Volcano Watch: People and Jobs at HVO, Part 3: The Shaky Work of HVO Seismologists
When I was 7 years old, I won my county’s earthquake safety poster contest. I remember going to a special award luncheon with the mayor, who complimented my work and gave me an “Earthquake in a Can” toy. Little did I know how much that event would influence my life.
Flash forward to almost 35 years later. I am now part of the seismic team at the US Geological Survey’s Hawaiian Volcano Observatory (HVO). As a professional seismologist, I monitor and study earthquakes to understand volcanoes and help keep people safe. It’s a profoundly rewarding job.
HVO seismologists take turns being on-call each week. The on-duty seismologist tracks earthquake activity each day and must be ready to respond to hazardous earthquakes or to significant changes in seismic activity at our volcanoes.
A typical response might involve an alarm that goes off in the middle of the night for a Hawai‘i earthquake that is magnitude-4 or greater. As part of the local community, I am just as affected by seismic hazards as any resident, so I quickly roll out of bed, communicate with colleagues and get to work analyzing the earthquake.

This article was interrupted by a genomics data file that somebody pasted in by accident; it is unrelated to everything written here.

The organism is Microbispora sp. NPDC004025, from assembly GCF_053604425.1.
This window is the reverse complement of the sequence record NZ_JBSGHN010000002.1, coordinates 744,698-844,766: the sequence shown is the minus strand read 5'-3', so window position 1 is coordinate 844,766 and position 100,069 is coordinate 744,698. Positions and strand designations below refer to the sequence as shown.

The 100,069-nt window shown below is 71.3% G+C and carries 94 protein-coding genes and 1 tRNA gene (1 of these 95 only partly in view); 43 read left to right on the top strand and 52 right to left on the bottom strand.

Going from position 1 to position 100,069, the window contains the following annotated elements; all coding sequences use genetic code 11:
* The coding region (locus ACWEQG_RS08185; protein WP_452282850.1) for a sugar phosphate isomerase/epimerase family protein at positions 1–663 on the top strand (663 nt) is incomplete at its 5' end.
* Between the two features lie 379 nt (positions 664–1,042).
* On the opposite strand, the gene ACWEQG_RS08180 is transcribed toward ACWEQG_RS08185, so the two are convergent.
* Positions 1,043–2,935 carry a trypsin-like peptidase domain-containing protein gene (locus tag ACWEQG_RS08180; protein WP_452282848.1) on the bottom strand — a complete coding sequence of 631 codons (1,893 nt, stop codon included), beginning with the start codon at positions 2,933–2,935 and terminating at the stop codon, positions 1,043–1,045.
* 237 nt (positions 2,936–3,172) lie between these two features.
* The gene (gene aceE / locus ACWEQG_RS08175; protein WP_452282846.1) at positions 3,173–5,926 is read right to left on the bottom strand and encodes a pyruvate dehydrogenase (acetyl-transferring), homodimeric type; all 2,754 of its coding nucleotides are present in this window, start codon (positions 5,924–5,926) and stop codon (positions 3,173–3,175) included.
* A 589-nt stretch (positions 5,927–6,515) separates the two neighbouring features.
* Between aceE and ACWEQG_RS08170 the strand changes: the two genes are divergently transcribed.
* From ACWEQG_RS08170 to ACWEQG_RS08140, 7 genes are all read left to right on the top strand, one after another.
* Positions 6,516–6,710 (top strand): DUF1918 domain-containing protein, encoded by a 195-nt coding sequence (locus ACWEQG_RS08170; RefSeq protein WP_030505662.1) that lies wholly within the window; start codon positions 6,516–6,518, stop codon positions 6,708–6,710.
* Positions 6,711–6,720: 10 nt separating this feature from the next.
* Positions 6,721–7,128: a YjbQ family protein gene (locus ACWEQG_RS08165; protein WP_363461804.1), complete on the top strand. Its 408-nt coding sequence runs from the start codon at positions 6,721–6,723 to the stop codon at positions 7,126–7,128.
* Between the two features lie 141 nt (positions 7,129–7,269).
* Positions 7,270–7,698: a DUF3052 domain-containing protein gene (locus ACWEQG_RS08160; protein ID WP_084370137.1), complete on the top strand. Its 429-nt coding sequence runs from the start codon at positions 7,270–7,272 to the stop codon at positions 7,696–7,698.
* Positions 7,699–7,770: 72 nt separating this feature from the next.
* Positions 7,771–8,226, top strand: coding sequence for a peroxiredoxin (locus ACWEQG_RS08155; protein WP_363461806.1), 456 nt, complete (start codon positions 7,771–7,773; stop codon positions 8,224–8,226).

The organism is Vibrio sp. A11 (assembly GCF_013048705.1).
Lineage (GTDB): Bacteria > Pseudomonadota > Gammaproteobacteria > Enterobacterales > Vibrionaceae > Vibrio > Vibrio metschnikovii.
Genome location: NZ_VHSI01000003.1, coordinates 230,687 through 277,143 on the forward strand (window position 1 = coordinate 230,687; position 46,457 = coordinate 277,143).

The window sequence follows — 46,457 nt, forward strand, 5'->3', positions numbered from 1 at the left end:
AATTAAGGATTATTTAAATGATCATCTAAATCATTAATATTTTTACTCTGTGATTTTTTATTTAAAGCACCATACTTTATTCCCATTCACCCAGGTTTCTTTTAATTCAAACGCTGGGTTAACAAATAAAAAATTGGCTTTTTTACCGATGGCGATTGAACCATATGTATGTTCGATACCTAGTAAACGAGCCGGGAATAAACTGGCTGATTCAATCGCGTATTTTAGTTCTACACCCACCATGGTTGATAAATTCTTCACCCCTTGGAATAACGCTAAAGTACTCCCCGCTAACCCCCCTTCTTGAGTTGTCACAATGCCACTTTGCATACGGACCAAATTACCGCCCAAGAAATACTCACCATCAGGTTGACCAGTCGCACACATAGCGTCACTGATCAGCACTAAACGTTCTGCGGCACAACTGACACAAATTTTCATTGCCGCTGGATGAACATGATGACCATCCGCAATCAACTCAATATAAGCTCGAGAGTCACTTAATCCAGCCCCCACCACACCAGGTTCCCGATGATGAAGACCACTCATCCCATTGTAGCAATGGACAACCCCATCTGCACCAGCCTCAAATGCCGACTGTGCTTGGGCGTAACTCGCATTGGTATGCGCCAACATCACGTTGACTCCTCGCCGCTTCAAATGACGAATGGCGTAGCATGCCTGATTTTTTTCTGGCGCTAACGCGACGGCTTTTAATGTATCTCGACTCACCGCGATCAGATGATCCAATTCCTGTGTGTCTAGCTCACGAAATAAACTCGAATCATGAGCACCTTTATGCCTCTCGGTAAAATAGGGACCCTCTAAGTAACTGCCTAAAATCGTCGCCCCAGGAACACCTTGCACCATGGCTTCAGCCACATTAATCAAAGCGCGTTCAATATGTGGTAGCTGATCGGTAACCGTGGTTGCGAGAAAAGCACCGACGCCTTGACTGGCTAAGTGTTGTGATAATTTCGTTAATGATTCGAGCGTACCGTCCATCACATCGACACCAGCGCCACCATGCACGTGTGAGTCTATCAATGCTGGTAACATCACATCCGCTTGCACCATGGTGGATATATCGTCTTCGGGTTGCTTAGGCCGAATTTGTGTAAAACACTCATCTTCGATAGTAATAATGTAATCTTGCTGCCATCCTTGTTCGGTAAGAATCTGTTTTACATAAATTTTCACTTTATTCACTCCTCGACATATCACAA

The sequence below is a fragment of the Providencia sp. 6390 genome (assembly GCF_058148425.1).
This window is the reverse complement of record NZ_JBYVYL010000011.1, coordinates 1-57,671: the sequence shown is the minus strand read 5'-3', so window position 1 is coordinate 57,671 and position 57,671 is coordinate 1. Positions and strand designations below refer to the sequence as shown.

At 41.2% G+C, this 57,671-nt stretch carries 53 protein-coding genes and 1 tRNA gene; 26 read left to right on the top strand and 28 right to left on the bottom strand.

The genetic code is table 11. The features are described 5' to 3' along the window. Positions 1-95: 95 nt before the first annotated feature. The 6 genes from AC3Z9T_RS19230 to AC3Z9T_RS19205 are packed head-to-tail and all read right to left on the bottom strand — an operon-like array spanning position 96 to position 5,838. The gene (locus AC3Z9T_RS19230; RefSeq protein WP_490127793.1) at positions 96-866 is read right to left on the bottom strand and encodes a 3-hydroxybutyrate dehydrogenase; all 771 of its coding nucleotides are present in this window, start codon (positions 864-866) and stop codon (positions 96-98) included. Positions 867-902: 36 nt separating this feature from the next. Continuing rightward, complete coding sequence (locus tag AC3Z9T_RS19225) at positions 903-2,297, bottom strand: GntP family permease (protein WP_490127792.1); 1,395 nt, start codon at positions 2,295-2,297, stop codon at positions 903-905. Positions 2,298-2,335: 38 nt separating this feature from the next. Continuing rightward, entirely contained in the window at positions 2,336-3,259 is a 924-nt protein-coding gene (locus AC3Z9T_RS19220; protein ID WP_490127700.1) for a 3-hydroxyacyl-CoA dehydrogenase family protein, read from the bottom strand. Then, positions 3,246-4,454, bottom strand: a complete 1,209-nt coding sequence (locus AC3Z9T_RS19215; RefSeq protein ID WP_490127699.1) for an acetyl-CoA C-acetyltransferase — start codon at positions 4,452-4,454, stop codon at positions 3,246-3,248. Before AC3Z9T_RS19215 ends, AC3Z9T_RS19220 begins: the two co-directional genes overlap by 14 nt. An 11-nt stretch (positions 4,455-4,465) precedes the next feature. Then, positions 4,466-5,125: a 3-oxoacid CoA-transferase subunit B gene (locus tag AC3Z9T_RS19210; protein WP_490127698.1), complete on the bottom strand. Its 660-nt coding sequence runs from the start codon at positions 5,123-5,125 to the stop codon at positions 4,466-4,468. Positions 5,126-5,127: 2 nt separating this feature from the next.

Although computers automatically detect earthquakes, a human must review the data to ensure an accurate characterization of the event. With many data streams to check, the duty seismologist spends up to an hour reviewing data before updating the earthquake solution online. This is why the magnitude and location of an earthquake can sometimes change from the initial posting.